The New York Times #1 best selling author Gary Chapman helped change millions of couples’ lives with his book “The Five Love Languages.” Chapman explains the fact that different people feel loved in different ways – some prefer acts of service, others gifts or physical touch, while some people prefer quality time or my personal favorite words of affirmation.
But, what about narcissists? Do they follow the rules of these love languages or do they have their own set of rules for feeling “loved?” If you have ever had a toxic partner, parent or friend you probably gave and gave and gave and GAVE and it never felt like enough. You probably felt like the finish line was always moving and you were always losing. You tried gifts, time, touch, attention, flattery but it never seemed to work. And, despite putting enormous effort into the relationship, you were probably told to try harder and to do better.
What you missed is that it was never supposed to work. In fact, the love language of the narcissist is to get you to do all the work of the relationship. They feel “loved” when you are proving your love and loyalty. They believe you are invested into the relationship when you invest more into them than you invest in you. They believe you care when they see you exhausted from the endless trying. They feel cherished when you feel weary.
The narcissist has a love bucket with a hole in the bottom. What they need from you and others is to use your attention and energy to fill the bucket. The narcissist feels “loved” watching people work to fill the bucket. The problem is there is a hole in the bottom of the bucket so no matter how hard you work, how many compliments you give or sacrifices you make the bucket never fills up. Yet, if you take a break from the exhaustion or ask the narcissist to help fill up your bucket you will quickly experience “the flip.” The narcissist will flip the situation to make you feel bad.
“Gosh, you are so lazy. I just asked for you to do one little thing” or “You need to get some realistic expectations. No wonder your last boss fired you. You’re too high maintenance.” Maybe they say “Who would have thought someone as strong in their faith as you are could be as selfish as you are. Don’t you have rules about giving to others?” or “I’m so tired of having to do everything to make this relationship work. Being with you is exhausting.”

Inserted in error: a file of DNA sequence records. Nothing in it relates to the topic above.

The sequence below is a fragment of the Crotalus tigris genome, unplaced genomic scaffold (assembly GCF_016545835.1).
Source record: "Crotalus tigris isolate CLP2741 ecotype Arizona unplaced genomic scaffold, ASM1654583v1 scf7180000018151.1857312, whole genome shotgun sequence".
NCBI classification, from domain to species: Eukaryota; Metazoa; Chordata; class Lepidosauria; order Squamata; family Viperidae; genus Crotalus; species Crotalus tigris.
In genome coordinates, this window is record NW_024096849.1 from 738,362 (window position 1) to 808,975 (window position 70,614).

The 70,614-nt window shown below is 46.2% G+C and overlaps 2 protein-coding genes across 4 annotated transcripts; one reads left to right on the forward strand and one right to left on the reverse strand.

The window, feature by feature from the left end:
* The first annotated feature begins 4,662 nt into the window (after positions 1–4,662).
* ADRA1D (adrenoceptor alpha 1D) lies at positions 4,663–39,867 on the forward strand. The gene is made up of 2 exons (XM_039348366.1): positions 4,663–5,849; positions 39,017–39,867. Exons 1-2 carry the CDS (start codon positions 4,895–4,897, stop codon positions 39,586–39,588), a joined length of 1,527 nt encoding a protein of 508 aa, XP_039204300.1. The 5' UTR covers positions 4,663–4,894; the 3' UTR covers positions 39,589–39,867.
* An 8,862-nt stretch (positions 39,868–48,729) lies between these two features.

When this happens trying to love the narcissist makes you feel like you are going crazy! You are doing everything in your power to make the narcissist happy and then the narcissist says you are selfish, high maintenance, too sensitive or lazy. In reality the narcissist is accusing you of the very character traits the narcissist is exhibiting. Remember, love to a narcissist means you doing the work of the relationship and them avoiding the work of the relationship (and, the work of their own growth!) If they don’t feel “loved” because you stop filling up the bucket they feel it is their right to flip things on you so you take up the work of the relationship again. Their love language says, “If you love me you will be unselfish so I can be selfish.”
This works because narcissists are smart enough to use this tactic on really great people – empathetic souls, caretakers, people dedicated to being a good person, partner, or family member. These people want to be kind, caring, loyal and forgiving so they keep trying to fill the toxic person’s bucket. They aren’t dumb, but they are good! And, because they are good and would never do this to someone else they miss the fact that someone else is constantly asking them to do all the work of the relationship. They miss the PATTERN of what is happening to them.